Bill seeks tougher penalties for criminals that harm police dogs

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Matt Jarrett still tears up when he takes about his late K-9 partner Magnum.

“The thing about Magnum that was different is he was more of a friend,” said Jarrett as he flipped through photos on his cell phone. “He was a family member to my family and a member of the police department.”

Last August, Jarrett, an Anderson police officer, and his dog, Magnum, were asleep on a Saturday morning when they got a call that a bank robber was running through Pendleton.

Jarrett and his partner responded and tracked the robber through a bean field.

“He ran into the wood line,” Jarrett recalled. “The dog followed after him. A short time later we heard one shot.”

The robber was arrested—and Jarrett found his partner with a bullet wound to the head.

“When I went there I saw a slight heartbeat,” Jarrett said. “I began giving him breaths, giving him chest compressions.”

Jarrett made the decision two days later to have his partner euthanized.

“What’s sad is that guy took that away from all of us,” said Jarrett as he discovered a photo of his son and Magnum playing baseball in the backyard.

Magnum was the second Anderson police dog to die in the line of duty last summer.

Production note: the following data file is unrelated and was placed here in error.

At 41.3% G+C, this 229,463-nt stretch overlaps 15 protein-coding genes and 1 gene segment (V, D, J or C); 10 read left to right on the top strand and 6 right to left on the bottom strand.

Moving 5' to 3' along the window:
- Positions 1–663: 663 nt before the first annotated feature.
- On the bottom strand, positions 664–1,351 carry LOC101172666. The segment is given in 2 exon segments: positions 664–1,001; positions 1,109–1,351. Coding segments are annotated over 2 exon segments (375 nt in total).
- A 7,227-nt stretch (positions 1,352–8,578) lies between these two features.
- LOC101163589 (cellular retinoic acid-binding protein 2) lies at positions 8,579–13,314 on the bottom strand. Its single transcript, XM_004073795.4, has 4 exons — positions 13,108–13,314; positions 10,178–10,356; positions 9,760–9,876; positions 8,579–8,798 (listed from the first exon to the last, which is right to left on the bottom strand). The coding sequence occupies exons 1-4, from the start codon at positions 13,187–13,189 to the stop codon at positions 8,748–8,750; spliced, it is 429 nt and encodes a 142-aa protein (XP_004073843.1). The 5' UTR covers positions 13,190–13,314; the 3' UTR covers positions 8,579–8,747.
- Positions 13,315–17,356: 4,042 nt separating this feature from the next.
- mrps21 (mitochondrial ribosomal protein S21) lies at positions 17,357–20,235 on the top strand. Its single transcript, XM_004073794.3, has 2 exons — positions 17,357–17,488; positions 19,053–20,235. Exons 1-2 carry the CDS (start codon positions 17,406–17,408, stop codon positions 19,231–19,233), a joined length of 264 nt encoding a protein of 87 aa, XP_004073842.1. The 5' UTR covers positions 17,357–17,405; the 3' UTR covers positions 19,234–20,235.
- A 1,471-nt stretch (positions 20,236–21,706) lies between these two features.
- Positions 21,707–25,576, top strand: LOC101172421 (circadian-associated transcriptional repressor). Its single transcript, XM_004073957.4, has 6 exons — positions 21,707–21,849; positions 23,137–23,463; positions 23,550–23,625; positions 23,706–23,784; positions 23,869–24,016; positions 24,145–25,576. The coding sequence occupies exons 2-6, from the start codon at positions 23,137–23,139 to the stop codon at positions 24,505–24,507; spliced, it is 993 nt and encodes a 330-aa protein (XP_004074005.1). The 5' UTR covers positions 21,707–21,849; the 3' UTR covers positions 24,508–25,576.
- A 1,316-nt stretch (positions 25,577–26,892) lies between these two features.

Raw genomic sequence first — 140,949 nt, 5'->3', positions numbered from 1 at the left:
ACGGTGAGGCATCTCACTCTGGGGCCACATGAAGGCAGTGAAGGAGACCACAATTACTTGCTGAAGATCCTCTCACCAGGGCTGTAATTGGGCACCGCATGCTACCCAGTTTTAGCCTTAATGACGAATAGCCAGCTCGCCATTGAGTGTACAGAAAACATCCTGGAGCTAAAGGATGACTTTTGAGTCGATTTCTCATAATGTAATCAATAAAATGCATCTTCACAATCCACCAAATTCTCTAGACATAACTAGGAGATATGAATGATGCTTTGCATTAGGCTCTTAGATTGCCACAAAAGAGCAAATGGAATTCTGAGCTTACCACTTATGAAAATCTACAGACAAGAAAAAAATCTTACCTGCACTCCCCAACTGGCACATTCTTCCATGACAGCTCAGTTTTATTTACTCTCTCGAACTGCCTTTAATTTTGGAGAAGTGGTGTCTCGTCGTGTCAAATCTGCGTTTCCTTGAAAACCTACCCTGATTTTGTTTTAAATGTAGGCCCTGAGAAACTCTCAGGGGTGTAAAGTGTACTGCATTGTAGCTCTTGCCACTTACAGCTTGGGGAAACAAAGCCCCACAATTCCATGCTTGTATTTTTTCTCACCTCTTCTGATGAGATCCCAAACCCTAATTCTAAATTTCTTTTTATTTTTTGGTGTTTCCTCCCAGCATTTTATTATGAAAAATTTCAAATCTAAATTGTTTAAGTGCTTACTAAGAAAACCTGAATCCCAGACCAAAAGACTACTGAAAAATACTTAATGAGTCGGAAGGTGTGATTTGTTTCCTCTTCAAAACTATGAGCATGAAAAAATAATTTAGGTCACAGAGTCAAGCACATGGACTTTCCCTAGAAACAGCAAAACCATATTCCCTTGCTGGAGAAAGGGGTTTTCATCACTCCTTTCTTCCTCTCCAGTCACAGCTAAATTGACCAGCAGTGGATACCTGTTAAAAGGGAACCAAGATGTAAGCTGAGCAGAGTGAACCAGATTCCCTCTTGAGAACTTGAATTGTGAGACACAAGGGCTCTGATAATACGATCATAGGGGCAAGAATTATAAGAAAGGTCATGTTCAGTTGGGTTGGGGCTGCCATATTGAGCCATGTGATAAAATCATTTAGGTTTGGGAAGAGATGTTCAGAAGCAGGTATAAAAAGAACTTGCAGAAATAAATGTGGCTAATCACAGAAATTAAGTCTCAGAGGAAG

A month earlier, Marty Dullwurth’s dog Kilo was killed by a man with an assault rifle in Pendleton before taking his own life.

“He was so scared of my K-9 that that’s what his main target was instead of me and the three other officers behind,” the Anderson patrolman told a state senate committee. “He is no longer with us so he cannot make restitution.”

House Bill 1093 would require judges to make restitution part of any sentencing of a suspect who harms or kills a police dog.

Purchasing a European-born K-9, as most are, costs a local police department between $8,000 and $12,000.

It costs even more to make those dogs ready for the street.

“When you train these dogs, initially it’s going to cost anywhere from $3,000 to $5,000 to make them compatible with the owner,” Anderson Police Lt. John Branson testified. “No matter what dog you get, you have to train the dog and the owner again with that dog.”

In Anderson, donations from the community helped the department get a new dog that is currently undergoing training.

Jarrett said a memorial inside Anderson police headquarters to honor Magnum and Kilo was removed because it was too painful for officers to be reminded of the sacrifices of their K-9 partners.

“They relied on him because he kept them safe. He goes out first to find the bad guy. He protects us all,” Jarrett said.

“Just like in the situation, I’m almost positive that if we had walked up on that guy and wouldn’t have had a dog to occupy him, he would’ve shot at us. There’s just no doubt in my mind.”

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